2012.OutlanderRead Order:
Dragonfly in Amber
Drums of Autumn
The Fiery Cross
Breath of Snow and Ashes
An Echo in the Bone
Written In My Own Heart’s Blood (2013)

About Jackie 3282 Articles
I am a 30-something SAHM with two adorable boys and a supportive husband who is very tolerant of my reading addiction. I love to read and easily go through about a dozen books a month – well I did before I had kids. Now, not so much. After my first son was born, I began to take my hobby of reviewing a little more serious and started Literary Escapism to help with my sanity. I love to discuss the fabulous novels I’ve read and meeting all the wonderful people in the book blogging community has been amazing.


  1. Don’t feel bad, I just finished Echo in the Bone over Christmas. A Gabaldon book really deserves quality time, not stolen moments on the bus or waiting for the oven to preheat (what, doesn’t everyone read while waiting for the oven to preheat???)

  2. I am currently in my 4th? 5th? re-read of the series, about to start Drums of Autumn. I have to say, this is the best review for the book that I’ve ever read. You really capture the mystique of story, and I think, make someone who hasn’t read it want to pick it up.

    The reason I’m re-reading it now (well, I usually do it once a year or so) is because I’ve never read EitB. I just couldn’t get into it. Everyone who read them straight through from Outlander to EitB said they liked it, so I’m going to do that. I also know that there is quite the cliffhanger at the end of EitB, so I wanted to read it closer to the next book. I hope it’s a good one!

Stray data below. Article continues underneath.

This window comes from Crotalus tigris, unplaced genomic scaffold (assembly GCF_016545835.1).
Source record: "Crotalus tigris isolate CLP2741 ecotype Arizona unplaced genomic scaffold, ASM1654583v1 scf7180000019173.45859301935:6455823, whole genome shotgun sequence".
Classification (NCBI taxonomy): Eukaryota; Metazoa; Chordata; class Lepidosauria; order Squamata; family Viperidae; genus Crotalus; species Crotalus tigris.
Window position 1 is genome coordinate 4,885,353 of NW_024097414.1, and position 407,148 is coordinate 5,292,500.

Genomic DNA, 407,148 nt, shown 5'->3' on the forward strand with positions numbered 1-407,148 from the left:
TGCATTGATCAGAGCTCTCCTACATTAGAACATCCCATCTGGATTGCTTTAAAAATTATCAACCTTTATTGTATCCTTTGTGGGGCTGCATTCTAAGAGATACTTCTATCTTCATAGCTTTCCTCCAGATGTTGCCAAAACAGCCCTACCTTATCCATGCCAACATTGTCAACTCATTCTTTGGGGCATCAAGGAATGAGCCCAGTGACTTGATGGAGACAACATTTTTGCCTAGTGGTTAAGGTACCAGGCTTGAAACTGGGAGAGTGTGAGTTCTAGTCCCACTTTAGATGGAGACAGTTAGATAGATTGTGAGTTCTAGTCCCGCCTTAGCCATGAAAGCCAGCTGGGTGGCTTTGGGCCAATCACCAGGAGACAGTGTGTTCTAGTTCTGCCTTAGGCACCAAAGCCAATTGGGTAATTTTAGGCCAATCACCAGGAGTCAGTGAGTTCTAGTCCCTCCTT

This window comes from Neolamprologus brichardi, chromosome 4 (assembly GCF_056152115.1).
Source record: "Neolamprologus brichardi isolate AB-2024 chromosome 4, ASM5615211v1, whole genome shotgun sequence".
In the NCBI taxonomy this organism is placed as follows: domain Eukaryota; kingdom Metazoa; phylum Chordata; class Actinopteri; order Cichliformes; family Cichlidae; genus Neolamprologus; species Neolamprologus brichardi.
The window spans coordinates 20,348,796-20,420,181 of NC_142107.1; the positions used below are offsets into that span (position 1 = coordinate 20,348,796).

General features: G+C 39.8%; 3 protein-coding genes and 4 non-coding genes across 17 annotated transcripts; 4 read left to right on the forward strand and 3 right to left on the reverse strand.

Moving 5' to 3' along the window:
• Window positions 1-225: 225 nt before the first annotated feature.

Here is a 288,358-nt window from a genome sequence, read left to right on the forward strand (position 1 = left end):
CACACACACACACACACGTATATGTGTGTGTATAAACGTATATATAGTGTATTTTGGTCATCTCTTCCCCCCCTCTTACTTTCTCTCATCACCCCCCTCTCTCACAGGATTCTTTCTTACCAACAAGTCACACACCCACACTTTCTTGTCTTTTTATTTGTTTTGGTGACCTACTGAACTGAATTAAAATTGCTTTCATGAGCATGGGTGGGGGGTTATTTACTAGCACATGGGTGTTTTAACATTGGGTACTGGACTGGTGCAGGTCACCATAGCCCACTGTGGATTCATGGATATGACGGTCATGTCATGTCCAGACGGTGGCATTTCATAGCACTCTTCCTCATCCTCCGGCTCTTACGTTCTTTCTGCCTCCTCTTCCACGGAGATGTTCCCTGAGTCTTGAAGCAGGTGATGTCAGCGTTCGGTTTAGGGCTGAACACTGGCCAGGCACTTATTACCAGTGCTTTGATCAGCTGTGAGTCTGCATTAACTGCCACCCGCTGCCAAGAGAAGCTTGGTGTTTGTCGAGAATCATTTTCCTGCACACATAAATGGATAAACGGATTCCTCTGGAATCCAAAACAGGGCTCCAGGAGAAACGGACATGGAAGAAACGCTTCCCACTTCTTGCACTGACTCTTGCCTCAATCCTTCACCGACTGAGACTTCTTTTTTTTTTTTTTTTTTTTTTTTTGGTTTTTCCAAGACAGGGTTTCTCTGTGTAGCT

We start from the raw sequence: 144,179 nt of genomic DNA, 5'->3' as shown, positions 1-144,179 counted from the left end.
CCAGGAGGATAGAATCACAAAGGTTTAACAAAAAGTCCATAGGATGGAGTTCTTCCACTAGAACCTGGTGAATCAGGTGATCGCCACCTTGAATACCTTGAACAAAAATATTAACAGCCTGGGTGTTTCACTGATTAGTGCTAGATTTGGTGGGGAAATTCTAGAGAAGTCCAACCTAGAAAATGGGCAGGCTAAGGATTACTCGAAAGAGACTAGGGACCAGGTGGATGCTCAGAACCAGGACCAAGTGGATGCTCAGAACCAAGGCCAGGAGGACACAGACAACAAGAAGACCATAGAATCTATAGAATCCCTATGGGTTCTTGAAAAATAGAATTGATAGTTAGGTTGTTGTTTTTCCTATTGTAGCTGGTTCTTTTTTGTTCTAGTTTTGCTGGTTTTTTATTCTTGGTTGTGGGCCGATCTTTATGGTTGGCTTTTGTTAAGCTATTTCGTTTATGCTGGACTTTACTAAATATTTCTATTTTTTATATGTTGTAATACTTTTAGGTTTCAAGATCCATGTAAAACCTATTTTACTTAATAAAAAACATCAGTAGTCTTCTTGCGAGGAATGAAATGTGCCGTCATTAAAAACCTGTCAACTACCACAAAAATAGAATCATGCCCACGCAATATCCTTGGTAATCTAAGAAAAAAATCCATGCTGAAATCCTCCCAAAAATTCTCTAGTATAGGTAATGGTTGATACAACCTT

DG said at this point she isn’t sure if WIMOHB will be the final book, but with Claire & Jaimie in the 50’s I don’t see how much longer she can take it. As amazing as DG is at weaving a story, if there is anyone that could do it it is she.

    Thanks for writing such a great review. It’s one of my favorite books/series’ of all time, but I couldn’t have done it nearly the justice you did.

  3. DG recently said that WIMOHB won’t be out until at least 2013.

    I love these books, and I am currently reading the latest Lord John Grey book (The Scottish Prisoner) which chronologically sits part way through Voyager, and unlike the other LJG books there is LOTS of Jamie in it!

  4. I’ve never actually read any of them, (or any Gabaldon books, in fact) but I am really intruiged now. I’ll look into them, thank you! Although who do you root for ? The husband or Fraser ? It seems like such an impossible triangle. ~ Melissa :-D